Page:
place a handful of Bone Meal in the planting hole.

Certainly, the Bone Meal may provide
a steroid-like ‘boost’ … in the beginning, but

Bone Meal destroys Mycorrhizal fungi –
the bacteria which encourages a plant’s roots
to take in water from the soil.

By destroying the naturally-occurring bacteria,
the benefits which produce a robust plant
are effectively hindered, if not destroyed
for the long term.

I do not own a television and, indeed,
have not so much as seen one in over a decade;
however, I have been assured
by several viewers of British gardening programmes,
that the current advice on the BBC
is to no longer to buy Bone Meal,

but to … buy (!!!)
COMMERCIAL Mycorrhizal Fungi …
and sprinkle THAT in the planting hole !

From twenty years of telling people
to spend money
buying a commercial powder
which destroys essential bacteria in soil,

to another twenty years (?) of telling people
to spend money
buying a Commercial powder
to add to the natural bacteria
that are already in the soil.

And because it is “on the TV”, people do it,
and repeat the ‘advice’ to others.

Gardening – is understanding
what a specific plant requires,
and then providing it
with a good home in your garden.

And when your garden is healthy,
animals will show their appreciation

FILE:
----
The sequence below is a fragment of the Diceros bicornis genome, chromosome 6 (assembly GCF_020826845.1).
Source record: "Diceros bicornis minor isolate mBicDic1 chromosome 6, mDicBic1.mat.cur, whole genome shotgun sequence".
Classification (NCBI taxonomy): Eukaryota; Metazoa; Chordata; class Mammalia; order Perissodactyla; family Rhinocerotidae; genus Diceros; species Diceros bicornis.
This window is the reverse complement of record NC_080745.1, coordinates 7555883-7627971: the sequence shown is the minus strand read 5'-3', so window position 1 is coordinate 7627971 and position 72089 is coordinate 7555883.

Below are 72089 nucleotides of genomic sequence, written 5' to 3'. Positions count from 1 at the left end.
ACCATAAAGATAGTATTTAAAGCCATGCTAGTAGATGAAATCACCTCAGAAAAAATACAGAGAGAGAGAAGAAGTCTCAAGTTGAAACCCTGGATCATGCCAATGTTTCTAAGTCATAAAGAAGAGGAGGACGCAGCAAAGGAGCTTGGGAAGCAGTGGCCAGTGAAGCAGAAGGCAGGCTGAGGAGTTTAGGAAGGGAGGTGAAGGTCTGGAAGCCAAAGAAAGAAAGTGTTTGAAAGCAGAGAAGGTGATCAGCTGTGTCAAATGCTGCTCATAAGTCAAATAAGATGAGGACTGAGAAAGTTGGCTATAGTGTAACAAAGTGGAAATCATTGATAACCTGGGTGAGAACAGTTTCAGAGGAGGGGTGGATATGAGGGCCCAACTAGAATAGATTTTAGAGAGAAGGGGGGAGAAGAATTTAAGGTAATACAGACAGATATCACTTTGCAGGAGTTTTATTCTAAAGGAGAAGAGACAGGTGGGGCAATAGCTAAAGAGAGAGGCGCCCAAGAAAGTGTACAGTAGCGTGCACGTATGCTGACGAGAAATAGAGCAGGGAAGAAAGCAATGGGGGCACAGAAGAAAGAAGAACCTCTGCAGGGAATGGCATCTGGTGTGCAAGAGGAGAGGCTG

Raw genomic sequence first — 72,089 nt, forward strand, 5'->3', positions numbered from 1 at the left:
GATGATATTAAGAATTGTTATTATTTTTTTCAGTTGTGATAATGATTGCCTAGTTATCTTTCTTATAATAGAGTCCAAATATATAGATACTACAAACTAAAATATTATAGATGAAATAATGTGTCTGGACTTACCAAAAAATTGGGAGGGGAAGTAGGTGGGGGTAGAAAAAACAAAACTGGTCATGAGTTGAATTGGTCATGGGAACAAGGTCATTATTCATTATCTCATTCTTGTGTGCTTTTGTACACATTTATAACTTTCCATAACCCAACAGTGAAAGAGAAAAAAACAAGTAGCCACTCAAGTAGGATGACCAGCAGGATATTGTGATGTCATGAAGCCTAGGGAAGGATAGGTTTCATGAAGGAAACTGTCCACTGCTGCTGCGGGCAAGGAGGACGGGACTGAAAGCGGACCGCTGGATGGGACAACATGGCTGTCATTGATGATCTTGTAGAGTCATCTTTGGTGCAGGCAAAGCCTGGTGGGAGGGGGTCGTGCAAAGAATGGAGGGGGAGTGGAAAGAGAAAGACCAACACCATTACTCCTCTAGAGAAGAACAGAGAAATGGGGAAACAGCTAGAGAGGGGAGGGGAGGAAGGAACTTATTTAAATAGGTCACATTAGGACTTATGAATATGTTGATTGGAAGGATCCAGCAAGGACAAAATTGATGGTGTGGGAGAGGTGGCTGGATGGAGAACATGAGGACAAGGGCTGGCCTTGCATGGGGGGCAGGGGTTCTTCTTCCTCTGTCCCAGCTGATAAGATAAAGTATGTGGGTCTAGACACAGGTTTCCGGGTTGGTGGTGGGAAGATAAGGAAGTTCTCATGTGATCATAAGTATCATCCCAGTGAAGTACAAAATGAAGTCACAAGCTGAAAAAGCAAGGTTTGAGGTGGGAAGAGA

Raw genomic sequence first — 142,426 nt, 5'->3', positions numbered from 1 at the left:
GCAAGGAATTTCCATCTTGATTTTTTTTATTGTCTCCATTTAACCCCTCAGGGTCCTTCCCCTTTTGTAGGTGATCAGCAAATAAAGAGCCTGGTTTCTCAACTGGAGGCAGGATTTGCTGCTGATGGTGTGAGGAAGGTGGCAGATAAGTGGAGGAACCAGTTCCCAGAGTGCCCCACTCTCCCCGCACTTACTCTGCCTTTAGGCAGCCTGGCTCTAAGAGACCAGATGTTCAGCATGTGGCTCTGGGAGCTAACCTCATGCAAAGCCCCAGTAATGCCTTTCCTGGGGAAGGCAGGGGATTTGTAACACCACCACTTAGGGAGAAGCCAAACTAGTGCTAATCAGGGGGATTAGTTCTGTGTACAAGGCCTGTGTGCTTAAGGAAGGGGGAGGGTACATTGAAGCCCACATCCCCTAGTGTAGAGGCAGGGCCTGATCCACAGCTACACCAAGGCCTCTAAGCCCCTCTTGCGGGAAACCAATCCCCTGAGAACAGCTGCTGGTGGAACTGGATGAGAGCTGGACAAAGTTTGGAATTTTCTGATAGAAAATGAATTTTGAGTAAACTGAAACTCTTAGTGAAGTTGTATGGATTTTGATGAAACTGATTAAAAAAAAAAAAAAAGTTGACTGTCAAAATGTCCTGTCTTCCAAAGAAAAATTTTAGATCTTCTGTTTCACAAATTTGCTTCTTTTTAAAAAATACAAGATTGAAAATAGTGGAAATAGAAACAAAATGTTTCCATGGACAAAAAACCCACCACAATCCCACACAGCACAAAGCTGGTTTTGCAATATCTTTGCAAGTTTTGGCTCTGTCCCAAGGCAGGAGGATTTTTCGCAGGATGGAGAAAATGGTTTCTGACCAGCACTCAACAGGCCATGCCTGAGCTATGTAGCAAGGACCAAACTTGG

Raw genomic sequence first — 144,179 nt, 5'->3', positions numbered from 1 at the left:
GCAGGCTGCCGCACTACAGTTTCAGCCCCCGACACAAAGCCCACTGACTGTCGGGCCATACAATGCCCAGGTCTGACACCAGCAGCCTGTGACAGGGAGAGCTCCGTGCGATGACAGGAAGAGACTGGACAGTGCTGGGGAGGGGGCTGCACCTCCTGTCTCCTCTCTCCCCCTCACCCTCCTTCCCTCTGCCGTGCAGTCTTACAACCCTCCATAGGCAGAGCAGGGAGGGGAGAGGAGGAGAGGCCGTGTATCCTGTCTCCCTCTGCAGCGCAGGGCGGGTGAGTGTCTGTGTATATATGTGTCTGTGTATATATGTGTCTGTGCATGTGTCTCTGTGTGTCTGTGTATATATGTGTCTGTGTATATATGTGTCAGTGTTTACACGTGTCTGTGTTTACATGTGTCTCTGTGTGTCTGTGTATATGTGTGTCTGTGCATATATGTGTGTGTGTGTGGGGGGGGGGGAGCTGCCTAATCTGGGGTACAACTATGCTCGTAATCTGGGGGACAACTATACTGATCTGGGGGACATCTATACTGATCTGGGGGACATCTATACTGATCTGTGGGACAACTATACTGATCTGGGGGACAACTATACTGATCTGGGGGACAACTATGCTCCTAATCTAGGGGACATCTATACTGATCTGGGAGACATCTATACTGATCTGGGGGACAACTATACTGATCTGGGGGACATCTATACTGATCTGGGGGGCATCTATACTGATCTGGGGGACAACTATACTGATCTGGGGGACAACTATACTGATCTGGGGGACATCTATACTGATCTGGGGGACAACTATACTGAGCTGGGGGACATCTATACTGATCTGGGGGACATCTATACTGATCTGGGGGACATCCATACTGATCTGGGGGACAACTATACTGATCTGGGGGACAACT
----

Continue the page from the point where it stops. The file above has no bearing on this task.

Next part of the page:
by offering you their company …

The foundation of gardening is Empathy –
the capacity to recognise what a plant needs to be happy;

and Propensity – the Desire to actually be IN the garden,
and working amongst the plants, birds, and animals
that abound there.

 

Can I encourage people to leave staring into a screen,
and immerse themselves, instead,
in the sights and scents of the garden?

Perhaps not. But conscience – from having been alive
long enough to see the state to which humanity has fallen –
obliges me to try.

People spend thousands of pounds, euros, dollars,
on mind-dissolving DVD’s, television, and computers,
yet view the garden as an ‘expense’.
Gardening is Not about spending money.

Yes, of course, you pay the nurseryman
for providing you with a beautiful addition
to your garden: that is only fair and proper.

But after the initial expense
of procuring … A Few … needful tools,
your biggest acquisition should be
well-rotted horse manure from an amenable stable-owner
or compost from your own compost bins.

Even the application of commercially bought
mushroom manure or other ‘organic matter’
is a once-a-year event.

With the extreme exception of Equisetum
or Convolvulus (pernicious weeds invading usually
from neighbouring pasture or wasteland),
there is No need to buy chemicals.

Adding anything manufactured by man to a garden,
is not only (ultimately) detrimental to the garden,
it is an utter waste of money.

A bit of energetic work and the garden
will more than take care of itself
as far as the growth of flowers and shrubs
is concerned.

You Do NOT need to spend money.
You Do need to expend Energy and develop Interest
in an ‘old fashioned’ concept once known as
“physical exercise”.

Cultivating Interest … ?
Choose a theme for the garden:

an herbal garden of ‘old world’ medicines;
a shade garden;
a rose garden;
a garden built around a pond –

imagine a theme; cultivate an interest;
and enjoy the pleasure of seeing the garden
respond to your care and attention.

Gardening will shape your body;
sharpen your mind;
and stimulate both empathy and patience.

It WILL make you a better, more caring,
and tender-hearted human being.

P Livingstone